Dues from state govt departments have jumped by 22% to Rs 35,603 cr in FY18, hurting discoms’ cash flows
With the chances of meeting the UDAY target to limit the aggregate technical and commercial (AT&C) losses of electricity distribution companies (discoms) to under 15% by FY19-end virtually nil, the government has cited factors such as inadequate hikes in power tariffs, incremental rise in ‘open access’ transactions and outstanding dues accumulating from state government departments as the main hurdles.
In its latest note on the progress of the revival scheme for discoms—launched in November, 2015 —the power ministry said that outstanding dues from state government departments have jumped by 22% annually to Rs 35,603 crore in FY18, severely hurting cash flows for discoms.
The ministry has also pointed out that Andhra Pradesh, Assam, Chhattisgarh, Maharashtra, Telangana and Uttar Pradesh have not raised electricity tariffs according to the trajectory agreed while signing into the UDAY scheme, making it difficult to narrow the gap between the costs of supply and revenue realised. These states consume more than 35% of the country’s electricity.
Rising number of open access consumers—mostly industrial users buying power directly through generators or power exchanges, bypassing the discoms—has significantly impacted the revenue stream of the state-owned entities. The size of the bilateral and power exchange market increased by 38% annually in FY18 to Rs 30,427 crore. An expert familiar with discom operations told FE that since open access electricity consumers frequently revise their power procurement schedule on the basis of their daily load requirement, discoms are compelled to deviate from their energy drawl schedule, incurring heavy penalties. There were 4,248 open access consumers in the Indian Energy Exchange in FY18, recording a 9.5% compound annual growth rate since FY14.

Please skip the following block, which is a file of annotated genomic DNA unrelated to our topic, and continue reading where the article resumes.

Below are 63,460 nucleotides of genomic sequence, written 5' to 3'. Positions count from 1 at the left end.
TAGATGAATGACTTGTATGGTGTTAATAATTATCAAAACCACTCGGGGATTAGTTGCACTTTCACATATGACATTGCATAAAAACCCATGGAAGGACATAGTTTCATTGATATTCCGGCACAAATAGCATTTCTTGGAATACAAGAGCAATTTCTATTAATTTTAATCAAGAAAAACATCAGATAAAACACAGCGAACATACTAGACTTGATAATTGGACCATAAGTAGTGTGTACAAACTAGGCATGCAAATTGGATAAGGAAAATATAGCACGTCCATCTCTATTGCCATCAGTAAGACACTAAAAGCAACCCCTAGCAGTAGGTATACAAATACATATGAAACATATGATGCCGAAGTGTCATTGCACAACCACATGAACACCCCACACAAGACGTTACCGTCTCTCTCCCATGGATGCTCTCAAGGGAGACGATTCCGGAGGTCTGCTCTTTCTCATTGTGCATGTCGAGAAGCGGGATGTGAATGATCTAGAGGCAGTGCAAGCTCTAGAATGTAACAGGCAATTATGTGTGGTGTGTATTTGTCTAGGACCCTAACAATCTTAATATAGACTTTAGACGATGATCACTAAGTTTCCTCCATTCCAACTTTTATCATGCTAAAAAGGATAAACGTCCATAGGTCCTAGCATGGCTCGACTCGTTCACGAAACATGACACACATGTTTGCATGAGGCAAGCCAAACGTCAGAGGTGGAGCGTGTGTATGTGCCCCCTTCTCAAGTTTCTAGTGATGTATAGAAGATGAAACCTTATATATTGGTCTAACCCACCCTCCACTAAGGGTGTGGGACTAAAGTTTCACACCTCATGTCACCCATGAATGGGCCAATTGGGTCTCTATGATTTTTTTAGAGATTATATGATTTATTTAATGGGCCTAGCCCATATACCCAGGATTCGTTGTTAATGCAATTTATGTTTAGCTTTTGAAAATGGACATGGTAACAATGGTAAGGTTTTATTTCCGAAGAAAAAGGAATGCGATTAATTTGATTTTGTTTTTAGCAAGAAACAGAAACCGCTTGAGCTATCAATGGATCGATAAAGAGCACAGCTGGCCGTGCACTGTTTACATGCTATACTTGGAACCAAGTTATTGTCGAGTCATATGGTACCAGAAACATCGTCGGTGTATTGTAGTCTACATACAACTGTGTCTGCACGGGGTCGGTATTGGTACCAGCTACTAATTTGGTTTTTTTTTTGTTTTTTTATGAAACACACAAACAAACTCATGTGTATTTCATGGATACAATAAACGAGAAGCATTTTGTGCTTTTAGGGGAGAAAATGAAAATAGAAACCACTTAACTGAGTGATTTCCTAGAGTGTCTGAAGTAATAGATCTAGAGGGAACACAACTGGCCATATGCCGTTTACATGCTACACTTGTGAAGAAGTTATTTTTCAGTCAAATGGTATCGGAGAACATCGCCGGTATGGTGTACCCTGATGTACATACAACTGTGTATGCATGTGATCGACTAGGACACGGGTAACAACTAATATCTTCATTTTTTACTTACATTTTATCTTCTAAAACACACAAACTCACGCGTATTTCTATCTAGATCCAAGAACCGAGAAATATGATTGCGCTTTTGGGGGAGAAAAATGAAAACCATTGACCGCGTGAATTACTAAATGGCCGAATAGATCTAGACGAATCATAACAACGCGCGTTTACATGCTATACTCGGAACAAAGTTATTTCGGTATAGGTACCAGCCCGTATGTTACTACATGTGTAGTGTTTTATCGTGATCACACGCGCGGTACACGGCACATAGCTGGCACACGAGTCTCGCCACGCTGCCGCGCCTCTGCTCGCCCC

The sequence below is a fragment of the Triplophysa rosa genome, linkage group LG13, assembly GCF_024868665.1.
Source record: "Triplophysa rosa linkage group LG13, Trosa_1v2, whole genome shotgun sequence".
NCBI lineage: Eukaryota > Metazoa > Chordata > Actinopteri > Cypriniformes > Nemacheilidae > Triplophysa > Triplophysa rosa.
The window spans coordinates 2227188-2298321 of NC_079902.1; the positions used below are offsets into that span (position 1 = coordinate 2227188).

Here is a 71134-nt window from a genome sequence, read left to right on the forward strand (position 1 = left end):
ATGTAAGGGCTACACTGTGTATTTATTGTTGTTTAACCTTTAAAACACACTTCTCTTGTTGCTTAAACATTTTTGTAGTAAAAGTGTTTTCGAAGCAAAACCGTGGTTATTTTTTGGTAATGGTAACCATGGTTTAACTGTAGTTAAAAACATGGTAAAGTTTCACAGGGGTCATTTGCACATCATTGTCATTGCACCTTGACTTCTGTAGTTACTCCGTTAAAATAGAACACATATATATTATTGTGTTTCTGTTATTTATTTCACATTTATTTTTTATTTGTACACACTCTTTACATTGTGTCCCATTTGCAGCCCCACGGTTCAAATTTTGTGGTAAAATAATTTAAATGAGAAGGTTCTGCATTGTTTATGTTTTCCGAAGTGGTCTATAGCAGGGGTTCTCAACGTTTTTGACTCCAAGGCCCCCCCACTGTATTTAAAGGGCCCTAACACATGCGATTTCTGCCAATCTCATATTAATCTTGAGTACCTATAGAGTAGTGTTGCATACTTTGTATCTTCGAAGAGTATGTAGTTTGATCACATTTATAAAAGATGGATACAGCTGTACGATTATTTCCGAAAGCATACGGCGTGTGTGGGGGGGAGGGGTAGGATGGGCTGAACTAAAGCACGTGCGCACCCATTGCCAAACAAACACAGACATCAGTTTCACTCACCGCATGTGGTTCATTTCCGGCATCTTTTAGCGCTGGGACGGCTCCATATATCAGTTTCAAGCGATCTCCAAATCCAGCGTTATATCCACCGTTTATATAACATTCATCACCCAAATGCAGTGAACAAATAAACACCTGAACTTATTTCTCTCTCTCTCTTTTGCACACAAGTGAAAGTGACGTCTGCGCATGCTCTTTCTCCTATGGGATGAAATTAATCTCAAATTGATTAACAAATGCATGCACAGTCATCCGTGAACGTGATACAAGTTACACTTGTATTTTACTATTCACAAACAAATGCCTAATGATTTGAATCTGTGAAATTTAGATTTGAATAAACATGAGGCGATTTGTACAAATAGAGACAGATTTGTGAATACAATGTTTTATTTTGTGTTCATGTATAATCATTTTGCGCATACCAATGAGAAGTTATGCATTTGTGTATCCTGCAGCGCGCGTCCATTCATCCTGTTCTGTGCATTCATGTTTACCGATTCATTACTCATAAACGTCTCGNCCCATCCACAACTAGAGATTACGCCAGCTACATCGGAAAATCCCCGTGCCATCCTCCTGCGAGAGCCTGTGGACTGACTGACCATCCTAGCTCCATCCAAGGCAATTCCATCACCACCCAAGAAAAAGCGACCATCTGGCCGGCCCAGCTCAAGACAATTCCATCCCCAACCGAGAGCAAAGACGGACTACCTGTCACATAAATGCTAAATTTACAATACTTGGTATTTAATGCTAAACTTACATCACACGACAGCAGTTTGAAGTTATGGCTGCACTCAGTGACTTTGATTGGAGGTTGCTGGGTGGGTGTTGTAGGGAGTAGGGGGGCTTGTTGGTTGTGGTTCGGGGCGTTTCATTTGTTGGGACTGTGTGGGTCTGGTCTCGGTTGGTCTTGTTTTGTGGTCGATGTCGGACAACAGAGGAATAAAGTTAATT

Additionally, the power ministry is also sceptical about the capacity of the market to absorb UDAY bonds worth nearly Rs 37,000 crore. At the end of September 30, AT&C losses — the jargon for electricity units for which revenue is not realised on account of pilferage — suffered by the discoms in 27 UDAY states/UTs stood at 20.6%. The government’s new proposed tariff policy suggests that AT&C losses above 15% won’t be compensated through tariffs after FY19, which means that discoms would not be reimbursed for their inefficiencies through higher consumer bills.
Financial losses of UDAY discoms fell to Rs 15,049 crore at the end of FY18 from Rs 37,877 crore in FY17, according to provisional data. Audited data are publicly available only till FY16. Apropos, discoms’ outstanding dues to power generators surged 150% annually to Rs 32,071 crore in FY18. In a recent interview power minister RK Singh told FE that currently a new version of the UDAY scheme is being formulated, which would fcous its target on AT&C losses through cutting down pilferage and shortcomings in billing and collection.